Ethics and professionalism

It seems that these days you can’t turn on a TV, open a newspaper or surf the Internet without hearing or reading about some professional being unethical. Whether it be a company changing its report results, an athlete taking banned drugs, a politician being involved in a cover up or a teacher in a prohibitive relationship with a student, they all violate a standard of behavior that is expected of professionals.

Professional ethics encompasses the personal, organization and cooperate standards of behavior expected of professionals. The road to excellence and success begins with ethics.

We, as Activity Professionals, have worked long and hard to gain the respect we deserve and the recognition of being the professionals we are. Within our respective organizations we have codes of ethics that we must adhere to in order to retain our membership and professionalism. When was the last time you read those codes of ethics? (Have you ever read them?)

Here are a few standards you should consider as the foundation of ethical behavior.

  • Be honorable and act with integrity. Behave in a manner that is honest, truthful, open and transparent, not seeking personal gain or advantage.
  • Be trustworthy. Those who exhibit trustworthiness are on a fast track to professionalism. Fulfill assignments, be dependable and reliable. Don’t compromise on your expectations. Be accountable and accept responsibility for your actions and the consequences, good or bad.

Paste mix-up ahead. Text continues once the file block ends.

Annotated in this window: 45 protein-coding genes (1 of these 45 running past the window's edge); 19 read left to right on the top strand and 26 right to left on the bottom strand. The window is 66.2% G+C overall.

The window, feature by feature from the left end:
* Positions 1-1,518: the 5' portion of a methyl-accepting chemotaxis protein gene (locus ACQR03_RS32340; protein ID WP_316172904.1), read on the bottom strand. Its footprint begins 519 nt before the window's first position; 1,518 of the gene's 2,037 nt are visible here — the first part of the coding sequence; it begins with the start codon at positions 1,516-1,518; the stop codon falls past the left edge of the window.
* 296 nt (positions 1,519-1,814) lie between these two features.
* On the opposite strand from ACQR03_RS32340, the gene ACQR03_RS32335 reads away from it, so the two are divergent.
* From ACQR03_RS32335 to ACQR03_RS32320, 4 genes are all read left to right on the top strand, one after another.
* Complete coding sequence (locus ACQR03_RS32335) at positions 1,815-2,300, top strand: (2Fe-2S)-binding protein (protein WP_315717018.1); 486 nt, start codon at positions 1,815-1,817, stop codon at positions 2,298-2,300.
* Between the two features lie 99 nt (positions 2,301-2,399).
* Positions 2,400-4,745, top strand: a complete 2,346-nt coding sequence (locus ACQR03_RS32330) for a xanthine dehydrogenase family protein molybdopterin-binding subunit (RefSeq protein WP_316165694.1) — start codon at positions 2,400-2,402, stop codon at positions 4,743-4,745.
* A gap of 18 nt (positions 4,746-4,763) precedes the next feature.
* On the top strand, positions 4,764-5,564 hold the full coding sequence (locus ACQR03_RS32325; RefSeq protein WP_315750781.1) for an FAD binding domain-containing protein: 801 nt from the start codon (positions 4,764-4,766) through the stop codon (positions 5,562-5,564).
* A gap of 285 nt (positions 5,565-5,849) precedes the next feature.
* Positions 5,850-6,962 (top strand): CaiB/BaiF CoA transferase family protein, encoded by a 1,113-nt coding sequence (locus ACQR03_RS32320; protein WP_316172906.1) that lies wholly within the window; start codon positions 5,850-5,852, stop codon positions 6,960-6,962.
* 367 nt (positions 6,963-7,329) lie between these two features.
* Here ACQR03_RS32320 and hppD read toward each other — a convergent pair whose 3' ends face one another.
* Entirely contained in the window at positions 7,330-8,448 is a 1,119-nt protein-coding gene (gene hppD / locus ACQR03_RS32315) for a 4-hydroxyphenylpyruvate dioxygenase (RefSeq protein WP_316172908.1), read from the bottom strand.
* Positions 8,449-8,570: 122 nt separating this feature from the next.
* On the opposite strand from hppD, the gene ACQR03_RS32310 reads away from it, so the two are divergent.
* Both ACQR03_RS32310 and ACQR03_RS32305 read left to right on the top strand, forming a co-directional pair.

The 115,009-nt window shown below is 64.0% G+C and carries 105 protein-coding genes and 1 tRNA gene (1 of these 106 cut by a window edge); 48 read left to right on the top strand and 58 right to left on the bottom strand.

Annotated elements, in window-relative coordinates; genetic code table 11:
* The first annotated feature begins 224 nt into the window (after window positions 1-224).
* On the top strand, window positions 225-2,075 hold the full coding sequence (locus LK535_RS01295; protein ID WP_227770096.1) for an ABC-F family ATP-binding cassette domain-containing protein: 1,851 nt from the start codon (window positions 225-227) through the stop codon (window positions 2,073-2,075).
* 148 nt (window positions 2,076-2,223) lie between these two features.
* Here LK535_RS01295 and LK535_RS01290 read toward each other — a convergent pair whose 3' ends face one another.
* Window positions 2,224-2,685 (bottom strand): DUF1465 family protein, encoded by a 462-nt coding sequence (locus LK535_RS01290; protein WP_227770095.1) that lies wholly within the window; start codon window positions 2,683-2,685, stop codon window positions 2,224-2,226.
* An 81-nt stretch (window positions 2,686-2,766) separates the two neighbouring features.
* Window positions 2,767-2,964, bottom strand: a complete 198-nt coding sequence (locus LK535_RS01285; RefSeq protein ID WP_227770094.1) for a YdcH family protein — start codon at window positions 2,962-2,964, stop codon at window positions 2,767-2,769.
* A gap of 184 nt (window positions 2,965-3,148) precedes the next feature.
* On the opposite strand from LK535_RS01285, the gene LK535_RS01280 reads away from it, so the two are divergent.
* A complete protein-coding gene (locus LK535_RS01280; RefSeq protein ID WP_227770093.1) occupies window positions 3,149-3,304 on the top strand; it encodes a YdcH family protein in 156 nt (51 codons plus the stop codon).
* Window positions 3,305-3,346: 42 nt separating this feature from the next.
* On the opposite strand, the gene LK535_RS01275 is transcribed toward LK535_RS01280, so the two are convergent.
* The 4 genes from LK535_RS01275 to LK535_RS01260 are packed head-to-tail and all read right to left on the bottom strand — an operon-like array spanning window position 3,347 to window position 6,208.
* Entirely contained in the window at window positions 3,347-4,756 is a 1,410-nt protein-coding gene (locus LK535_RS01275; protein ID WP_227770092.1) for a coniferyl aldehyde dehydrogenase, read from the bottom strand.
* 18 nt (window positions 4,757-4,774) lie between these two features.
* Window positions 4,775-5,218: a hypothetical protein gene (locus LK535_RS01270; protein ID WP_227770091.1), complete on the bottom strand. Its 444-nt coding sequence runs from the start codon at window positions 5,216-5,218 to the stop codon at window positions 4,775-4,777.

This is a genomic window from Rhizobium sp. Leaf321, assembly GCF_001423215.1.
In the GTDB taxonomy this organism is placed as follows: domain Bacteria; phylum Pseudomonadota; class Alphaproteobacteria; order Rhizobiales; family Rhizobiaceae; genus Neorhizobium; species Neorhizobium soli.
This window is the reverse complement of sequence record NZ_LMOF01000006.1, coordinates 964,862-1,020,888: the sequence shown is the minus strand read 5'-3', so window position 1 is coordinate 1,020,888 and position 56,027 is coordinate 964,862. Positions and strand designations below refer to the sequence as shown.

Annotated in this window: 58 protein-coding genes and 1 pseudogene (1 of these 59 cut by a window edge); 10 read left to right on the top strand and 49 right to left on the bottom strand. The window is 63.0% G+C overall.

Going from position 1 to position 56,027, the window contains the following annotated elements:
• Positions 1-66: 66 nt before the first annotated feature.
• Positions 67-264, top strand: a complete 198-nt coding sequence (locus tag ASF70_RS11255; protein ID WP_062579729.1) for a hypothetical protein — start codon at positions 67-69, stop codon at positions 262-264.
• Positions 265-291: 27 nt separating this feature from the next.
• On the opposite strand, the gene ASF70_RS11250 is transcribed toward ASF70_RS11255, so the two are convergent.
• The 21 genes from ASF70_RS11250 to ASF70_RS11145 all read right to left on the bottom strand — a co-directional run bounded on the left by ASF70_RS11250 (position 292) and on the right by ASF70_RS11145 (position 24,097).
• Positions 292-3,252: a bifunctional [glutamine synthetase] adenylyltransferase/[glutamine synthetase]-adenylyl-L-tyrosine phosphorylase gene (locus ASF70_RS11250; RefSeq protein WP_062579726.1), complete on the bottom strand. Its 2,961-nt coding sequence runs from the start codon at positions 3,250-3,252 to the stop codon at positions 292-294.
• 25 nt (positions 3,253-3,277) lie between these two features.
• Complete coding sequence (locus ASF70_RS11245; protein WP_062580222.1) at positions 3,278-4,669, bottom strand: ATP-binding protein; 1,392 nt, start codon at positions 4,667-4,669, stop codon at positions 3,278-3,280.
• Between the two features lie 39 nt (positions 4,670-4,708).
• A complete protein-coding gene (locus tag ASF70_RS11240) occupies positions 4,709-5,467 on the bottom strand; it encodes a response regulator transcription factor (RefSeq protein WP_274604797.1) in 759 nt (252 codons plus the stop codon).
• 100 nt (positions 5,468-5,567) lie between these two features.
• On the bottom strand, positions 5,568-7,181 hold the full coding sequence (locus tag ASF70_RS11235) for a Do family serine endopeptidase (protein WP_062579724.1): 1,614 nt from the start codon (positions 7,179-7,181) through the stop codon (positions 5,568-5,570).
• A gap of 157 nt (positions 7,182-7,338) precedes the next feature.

• Be courteous and respectful. Being friendly, polite and well-mannered makes interactions run smoothly, avoids conflicts and earns respect. Respect must be built over time and can be lost with one inconsiderate action. Gained respect has to be maintained.
  • Be fair and objective. This requires intellectual honesty and impartiality. It involves a subordination of one’s own feelings, prejudices and desires to achieve a proper balance of conflicting interests. A true professional should not berate or belittle the path one is taking to achieve certification but rather praise the effort and journey in achieving the goal.
  • Be ethical. Ethical behavior is to behave in a manner that is consistent with what is generally considered to be right or moral. It is always safe to “play by the rules.” It may cause friction in some organizations but any ethical organization will always stand by the right moral decisions and action of its members.

Behaving ethically is at the heart of what it means to be a professional. It differentiates professionals from others in the workplace. It is the difference between success and failure and can open doors for you. Check your actions. How ethical are you?

Lorre Baird, BS, AP-BC, ADC, CDP, is Director of Compliance and Ethics at the National Association of Activity Professionals Credentialing Center and President of the South Carolina Activity Professionals Association. She serves as the Resident Services Director for Methodist Manor in Florence, S.C.





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